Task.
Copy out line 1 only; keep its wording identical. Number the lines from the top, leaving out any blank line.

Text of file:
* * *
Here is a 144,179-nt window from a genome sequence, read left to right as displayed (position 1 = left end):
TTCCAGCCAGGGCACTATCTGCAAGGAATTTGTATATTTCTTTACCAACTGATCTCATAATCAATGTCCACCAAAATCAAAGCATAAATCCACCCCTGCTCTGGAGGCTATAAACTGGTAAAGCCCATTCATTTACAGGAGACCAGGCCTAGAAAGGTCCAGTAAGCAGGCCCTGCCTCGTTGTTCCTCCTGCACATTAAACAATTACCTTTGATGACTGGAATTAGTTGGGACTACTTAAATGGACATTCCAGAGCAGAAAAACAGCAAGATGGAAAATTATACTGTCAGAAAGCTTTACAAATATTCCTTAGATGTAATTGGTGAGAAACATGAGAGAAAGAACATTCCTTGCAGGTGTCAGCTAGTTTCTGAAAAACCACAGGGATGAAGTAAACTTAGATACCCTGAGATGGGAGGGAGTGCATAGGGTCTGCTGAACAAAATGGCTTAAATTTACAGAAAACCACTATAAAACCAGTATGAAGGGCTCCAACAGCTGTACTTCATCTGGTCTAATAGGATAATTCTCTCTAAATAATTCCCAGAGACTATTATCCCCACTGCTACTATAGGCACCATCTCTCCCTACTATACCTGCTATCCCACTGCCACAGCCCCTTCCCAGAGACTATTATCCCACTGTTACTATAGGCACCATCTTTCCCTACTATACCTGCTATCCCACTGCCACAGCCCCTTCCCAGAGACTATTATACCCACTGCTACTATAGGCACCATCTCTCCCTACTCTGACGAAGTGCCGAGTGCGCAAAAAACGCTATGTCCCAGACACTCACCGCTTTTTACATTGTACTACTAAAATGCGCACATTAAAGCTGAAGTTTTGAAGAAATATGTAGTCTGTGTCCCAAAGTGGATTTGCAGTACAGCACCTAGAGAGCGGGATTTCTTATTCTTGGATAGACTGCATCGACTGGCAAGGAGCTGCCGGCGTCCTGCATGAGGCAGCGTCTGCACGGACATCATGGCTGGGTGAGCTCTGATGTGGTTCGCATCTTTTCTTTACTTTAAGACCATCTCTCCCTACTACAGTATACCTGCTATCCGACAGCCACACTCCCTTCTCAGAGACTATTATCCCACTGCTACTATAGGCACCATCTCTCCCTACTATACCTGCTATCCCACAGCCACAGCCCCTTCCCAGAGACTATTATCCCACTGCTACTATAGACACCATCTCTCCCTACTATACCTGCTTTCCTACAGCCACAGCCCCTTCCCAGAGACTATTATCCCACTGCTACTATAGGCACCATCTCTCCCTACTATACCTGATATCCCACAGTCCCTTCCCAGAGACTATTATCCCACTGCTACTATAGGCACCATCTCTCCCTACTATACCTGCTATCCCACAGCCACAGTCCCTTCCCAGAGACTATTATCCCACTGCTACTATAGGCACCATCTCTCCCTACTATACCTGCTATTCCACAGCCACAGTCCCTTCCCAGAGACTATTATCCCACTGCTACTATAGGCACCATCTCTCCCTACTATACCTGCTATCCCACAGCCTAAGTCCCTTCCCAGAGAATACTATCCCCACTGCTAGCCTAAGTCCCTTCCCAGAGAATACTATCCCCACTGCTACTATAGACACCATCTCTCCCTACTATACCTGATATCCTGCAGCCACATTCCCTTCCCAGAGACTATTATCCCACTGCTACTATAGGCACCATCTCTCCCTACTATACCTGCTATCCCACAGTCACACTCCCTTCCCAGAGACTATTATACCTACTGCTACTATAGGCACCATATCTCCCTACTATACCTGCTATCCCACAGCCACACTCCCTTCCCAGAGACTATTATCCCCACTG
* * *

Here is a 144,179-nt window from a genome sequence, read left to right as displayed (position 1 = left end):